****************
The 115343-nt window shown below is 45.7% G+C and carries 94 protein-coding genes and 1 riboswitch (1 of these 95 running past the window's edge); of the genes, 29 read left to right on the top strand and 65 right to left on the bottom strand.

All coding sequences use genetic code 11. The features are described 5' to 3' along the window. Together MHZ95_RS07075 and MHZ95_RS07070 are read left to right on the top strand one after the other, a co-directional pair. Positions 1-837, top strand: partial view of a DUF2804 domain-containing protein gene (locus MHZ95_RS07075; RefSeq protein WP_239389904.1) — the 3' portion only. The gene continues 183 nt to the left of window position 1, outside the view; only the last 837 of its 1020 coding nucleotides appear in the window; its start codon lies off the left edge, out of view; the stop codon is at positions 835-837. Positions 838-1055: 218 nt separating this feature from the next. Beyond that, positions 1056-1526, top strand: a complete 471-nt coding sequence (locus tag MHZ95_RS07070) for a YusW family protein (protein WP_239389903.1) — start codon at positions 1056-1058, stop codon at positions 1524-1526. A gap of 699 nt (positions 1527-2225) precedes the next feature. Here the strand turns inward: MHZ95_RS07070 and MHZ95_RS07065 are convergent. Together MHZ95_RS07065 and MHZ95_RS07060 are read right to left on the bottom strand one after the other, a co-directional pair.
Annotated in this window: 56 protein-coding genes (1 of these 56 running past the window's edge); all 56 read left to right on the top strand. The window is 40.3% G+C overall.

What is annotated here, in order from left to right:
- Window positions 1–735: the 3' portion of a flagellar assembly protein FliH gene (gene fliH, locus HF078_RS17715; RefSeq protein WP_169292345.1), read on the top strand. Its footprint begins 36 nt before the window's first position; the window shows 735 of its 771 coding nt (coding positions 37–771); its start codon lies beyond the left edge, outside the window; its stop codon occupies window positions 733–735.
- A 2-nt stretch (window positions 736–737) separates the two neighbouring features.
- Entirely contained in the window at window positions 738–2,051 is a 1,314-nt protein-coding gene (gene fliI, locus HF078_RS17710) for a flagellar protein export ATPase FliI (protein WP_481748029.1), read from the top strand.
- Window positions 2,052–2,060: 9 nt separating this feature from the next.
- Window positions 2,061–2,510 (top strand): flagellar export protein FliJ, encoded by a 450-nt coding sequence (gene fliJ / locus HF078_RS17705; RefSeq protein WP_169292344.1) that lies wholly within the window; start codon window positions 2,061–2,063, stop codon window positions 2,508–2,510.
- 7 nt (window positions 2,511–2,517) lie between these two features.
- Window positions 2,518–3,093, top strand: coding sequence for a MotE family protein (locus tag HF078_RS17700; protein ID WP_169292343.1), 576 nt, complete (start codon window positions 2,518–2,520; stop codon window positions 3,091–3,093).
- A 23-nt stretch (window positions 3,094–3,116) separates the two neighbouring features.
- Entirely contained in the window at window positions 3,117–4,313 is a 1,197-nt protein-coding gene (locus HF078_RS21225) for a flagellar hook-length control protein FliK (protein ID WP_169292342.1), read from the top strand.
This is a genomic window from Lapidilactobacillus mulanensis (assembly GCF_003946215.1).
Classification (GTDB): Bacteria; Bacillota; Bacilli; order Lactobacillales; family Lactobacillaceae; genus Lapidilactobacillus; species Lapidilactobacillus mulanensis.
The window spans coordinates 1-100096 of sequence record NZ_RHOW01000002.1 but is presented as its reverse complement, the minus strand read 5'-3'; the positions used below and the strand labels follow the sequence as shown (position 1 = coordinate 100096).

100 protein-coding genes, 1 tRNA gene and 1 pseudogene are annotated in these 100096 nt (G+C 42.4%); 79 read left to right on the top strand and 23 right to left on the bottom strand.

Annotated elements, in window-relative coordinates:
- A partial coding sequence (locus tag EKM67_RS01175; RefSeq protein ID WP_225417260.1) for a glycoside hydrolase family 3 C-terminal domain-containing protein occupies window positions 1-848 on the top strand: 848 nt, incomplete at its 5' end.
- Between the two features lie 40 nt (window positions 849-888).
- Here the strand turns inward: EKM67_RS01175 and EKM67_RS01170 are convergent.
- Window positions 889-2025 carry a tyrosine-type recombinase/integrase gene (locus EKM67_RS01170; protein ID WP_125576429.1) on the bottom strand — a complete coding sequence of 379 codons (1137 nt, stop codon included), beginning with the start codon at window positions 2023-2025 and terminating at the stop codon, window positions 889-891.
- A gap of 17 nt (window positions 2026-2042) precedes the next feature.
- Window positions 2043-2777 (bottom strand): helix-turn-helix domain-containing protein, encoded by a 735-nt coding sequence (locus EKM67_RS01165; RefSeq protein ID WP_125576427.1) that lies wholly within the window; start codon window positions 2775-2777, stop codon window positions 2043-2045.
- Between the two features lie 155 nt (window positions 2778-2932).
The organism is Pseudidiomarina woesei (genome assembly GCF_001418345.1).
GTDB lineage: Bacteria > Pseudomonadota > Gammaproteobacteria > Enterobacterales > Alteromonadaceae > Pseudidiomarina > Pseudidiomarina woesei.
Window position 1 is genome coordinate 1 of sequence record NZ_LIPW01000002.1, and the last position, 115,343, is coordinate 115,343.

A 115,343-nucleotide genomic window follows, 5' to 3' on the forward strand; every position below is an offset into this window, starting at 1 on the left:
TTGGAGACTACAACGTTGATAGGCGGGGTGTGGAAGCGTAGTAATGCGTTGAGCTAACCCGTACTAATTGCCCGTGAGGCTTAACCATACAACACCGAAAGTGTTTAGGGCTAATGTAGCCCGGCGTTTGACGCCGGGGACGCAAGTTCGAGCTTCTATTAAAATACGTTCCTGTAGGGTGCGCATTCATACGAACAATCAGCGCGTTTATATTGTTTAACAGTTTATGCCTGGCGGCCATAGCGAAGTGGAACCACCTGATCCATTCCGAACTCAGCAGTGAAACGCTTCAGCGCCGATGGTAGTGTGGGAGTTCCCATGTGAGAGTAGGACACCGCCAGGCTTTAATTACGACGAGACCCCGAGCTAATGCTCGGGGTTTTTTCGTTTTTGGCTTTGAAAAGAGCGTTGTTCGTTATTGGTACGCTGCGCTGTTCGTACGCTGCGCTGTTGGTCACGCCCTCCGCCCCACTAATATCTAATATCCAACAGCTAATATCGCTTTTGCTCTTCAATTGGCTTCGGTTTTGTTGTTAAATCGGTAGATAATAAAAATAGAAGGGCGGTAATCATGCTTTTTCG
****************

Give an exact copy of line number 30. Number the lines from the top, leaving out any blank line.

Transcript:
TTGGAGACTACAACGTTGATAGGCGGGGTGTGGAAGCGTAGTAATGCGTTGAGCTAACCCGTACTAATTGCCCGTGAGGCTTAACCATACAACACCGAAAGTGTTTAGGGCTAATGTAGCCCGGCGTTTGACGCCGGGGACGCAAGTTCGAGCTTCTATTAAAATACGTTCCTGTAGGGTGCGCATTCATACGAACAATCAGCGCGTTTATATTGTTTAACAGTTTATGCCTGGCGGCCATAGCGAAGTGGAACCACCTGATCCATTCCGAACTCAGCAGTGAAACGCTTCAGCGCCGATGGTAGTGTGGGAGTTCCCATGTGAGAGTAGGACACCGCCAGGCTTTAATTACGACGAGACCCCGAGCTAATGCTCGGGGTTTTTTCGTTTTTGGCTTTGAAAAGAGCGTTGTTCGTTATTGGTACGCTGCGCTGTTCGTACGCTGCGCTGTTGGTCACGCCCTCCGCCCCACTAATATCTAATATCCAACAGCTAATATCGCTTTTGCTCTTCAATTGGCTTCGGTTTTGTTGTTAAATCGGTAGATAATAAAAATAGAAGGGCGGTAATCATGCTTTTTCG